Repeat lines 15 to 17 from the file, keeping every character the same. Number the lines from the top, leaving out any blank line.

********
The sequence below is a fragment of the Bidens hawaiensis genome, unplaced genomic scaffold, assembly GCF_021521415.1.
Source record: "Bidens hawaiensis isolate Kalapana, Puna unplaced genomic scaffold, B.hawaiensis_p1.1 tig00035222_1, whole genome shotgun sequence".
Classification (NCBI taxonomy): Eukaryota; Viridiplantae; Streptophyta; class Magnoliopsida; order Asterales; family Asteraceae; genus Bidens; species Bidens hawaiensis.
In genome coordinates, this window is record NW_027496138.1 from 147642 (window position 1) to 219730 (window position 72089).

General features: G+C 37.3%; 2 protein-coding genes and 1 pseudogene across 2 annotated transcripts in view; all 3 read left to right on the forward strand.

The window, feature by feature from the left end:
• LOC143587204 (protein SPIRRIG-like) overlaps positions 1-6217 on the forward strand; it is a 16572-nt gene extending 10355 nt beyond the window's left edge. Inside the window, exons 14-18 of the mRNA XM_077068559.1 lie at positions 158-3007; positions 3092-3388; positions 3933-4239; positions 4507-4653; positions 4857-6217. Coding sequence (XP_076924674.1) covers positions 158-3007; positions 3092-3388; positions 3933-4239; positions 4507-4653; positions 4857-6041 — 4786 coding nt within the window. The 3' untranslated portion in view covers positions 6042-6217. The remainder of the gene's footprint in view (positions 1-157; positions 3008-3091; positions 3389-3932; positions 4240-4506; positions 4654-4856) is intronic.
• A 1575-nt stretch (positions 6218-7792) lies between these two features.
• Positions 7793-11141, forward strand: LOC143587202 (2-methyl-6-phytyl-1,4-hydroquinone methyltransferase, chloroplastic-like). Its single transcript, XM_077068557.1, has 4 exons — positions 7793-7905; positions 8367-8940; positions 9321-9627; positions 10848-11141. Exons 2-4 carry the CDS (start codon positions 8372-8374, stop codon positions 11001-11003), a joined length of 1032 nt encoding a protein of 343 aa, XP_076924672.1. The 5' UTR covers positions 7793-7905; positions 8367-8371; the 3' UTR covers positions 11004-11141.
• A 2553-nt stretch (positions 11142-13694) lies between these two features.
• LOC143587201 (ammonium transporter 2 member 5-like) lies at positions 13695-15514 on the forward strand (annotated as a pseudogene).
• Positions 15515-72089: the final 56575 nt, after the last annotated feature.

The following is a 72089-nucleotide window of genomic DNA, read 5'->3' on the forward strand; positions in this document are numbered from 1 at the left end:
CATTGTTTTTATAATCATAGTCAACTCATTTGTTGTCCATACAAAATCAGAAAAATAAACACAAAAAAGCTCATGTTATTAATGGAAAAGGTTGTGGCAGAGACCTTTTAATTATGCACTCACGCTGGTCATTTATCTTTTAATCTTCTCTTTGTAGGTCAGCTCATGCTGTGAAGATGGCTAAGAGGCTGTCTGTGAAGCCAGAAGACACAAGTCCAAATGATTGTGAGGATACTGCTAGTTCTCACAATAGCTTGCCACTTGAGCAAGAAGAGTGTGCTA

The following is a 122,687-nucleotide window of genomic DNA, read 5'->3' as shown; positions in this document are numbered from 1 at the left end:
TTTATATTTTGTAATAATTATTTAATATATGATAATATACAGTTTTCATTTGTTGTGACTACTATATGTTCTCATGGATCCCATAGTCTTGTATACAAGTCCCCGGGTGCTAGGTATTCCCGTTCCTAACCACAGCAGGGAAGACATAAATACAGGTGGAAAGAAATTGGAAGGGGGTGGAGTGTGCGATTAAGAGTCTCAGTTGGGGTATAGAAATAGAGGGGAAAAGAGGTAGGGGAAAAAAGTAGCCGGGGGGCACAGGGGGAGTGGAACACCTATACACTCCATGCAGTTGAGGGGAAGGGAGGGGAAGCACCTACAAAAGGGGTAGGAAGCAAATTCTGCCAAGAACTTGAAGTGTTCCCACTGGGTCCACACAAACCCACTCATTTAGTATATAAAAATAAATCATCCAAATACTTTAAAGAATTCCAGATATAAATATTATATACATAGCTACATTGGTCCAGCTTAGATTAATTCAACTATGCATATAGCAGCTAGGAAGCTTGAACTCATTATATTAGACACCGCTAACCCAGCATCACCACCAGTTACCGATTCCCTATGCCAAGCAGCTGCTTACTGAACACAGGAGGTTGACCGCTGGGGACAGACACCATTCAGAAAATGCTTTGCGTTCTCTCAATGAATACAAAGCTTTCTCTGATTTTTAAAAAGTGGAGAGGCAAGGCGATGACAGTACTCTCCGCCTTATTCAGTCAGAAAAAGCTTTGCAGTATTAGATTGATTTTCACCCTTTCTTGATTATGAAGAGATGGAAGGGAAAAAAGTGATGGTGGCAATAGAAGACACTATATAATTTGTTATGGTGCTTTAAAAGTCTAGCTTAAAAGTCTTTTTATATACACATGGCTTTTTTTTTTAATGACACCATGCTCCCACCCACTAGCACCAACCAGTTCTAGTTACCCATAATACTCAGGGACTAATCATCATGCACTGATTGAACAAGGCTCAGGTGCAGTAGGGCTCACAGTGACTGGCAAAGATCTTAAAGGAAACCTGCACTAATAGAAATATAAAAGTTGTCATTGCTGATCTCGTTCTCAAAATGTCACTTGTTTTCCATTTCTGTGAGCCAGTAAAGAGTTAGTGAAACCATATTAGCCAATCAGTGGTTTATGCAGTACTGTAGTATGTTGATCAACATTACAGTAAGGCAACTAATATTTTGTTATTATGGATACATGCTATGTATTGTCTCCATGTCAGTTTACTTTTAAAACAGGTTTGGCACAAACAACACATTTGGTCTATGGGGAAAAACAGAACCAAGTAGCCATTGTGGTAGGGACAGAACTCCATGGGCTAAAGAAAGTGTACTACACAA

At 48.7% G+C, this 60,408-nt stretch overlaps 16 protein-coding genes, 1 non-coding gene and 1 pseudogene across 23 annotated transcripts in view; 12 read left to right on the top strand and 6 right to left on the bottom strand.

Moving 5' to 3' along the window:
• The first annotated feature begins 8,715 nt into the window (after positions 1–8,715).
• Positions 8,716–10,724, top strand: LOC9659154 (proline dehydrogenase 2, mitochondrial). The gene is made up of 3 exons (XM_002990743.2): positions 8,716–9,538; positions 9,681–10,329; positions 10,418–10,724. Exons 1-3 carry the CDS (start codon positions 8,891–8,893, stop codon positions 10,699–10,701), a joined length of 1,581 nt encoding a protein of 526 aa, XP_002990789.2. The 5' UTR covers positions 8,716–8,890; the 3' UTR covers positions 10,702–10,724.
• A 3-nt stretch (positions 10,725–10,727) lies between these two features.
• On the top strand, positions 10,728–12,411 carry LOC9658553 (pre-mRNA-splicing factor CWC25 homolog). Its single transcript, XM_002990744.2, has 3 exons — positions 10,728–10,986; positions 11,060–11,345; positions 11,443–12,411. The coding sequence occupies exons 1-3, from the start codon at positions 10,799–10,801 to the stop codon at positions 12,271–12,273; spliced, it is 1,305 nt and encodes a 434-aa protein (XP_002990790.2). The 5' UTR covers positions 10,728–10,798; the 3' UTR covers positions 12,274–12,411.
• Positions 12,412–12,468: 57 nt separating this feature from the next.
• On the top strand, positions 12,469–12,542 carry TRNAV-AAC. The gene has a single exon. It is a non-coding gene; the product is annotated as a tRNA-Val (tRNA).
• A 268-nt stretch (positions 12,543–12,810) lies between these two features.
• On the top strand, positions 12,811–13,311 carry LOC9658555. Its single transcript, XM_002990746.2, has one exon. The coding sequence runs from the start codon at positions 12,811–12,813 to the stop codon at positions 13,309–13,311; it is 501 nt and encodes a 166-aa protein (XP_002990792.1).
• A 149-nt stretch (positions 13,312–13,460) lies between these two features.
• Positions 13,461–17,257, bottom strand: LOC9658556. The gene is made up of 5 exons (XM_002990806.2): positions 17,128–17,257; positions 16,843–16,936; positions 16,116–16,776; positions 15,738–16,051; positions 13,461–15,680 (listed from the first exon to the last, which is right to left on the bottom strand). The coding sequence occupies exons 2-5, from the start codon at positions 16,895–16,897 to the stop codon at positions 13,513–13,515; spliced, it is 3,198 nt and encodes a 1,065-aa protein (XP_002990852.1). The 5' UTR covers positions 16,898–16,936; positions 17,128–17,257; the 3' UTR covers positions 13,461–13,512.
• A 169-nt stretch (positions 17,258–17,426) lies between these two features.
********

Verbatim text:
The following is a 122,687-nucleotide window of genomic DNA, read 5'->3' as shown; positions in this document are numbered from 1 at the left end:
TTTATATTTTGTAATAATTATTTAATATATGATAATATACAGTTTTCATTTGTTGTGACTACTATATGTTCTCATGGATCCCATAGTCTTGTATACAAGTCCCCGGGTGCTAGGTATTCCCGTTCCTAACCACAGCAGGGAAGACATAAATACAGGTGGAAAGAAATTGGAAGGGGGTGGAGTGTGCGATTAAGAGTCTCAGTTGGGGTATAGAAATAGAGGGGAAAAGAGGTAGGGGAAAAAAGTAGCCGGGGGGCACAGGGGGAGTGGAACACCTATACACTCCATGCAGTTGAGGGGAAGGGAGGGGAAGCACCTACAAAAGGGGTAGGAAGCAAATTCTGCCAAGAACTTGAAGTGTTCCCACTGGGTCCACACAAACCCACTCATTTAGTATATAAAAATAAATCATCCAAATACTTTAAAGAATTCCAGATATAAATATTATATACATAGCTACATTGGTCCAGCTTAGATTAATTCAACTATGCATATAGCAGCTAGGAAGCTTGAACTCATTATATTAGACACCGCTAACCCAGCATCACCACCAGTTACCGATTCCCTATGCCAAGCAGCTGCTTACTGAACACAGGAGGTTGACCGCTGGGGACAGACACCATTCAGAAAATGCTTTGCGTTCTCTCAATGAATACAAAGCTTTCTCTGATTTTTAAAAAGTGGAGAGGCAAGGCGATGACAGTACTCTCCGCCTTATTCAGTCAGAAAAAGCTTTGCAGTATTAGATTGATTTTCACCCTTTCTTGATTATGAAGAGATGGAAGGGAAAAAAGTGATGGTGGCAATAGAAGACACTATATAATTTGTTATGGTGCTTTAAAAGTCTAGCTTAAAAGTCTTTTTATATACACATGGCTTTTTTTTTTAATGACACCATGCTCCCACCCACTAGCACCAACCAGTTCTAGTTACCCATAATACTCAGGGACTAATCATCATGCACTGATTGAACAAGGCTCAGGTGCAGTAGGGCTCACAGTGACTGGCAAAGATCTTAAAGGAAACCTGCACTAATAGAAATATAAAAGTTGTCATTGCTGATCTCGTTCTCAAAATGTCACTTGTTTTCCATTTCTGTGAGCCAGTAAAGAGTTAGTGAAACCATATTAGCCAATCAGTGGTTTATGCAGTACTGTAGTATGTTGATCAACATTACAGTAAGGCAACTAATATTTTGTTATTATGGATACATGCTATGTATTGTCTCCATGTCAGTTTACTTTTAAAACAGGTTTGGCACAAACAACACATTTGGTCTATGGGGAAAAACAGAACCAAGTAGCCATTGTGGTAGGGACAGAACTCCATGGGCTAAAGAAAGTGTACTACACAA

At 48.7% G+C, this 60,408-nt stretch overlaps 16 protein-coding genes, 1 non-coding gene and 1 pseudogene across 23 annotated transcripts in view; 12 read left to right on the top strand and 6 right to left on the bottom strand.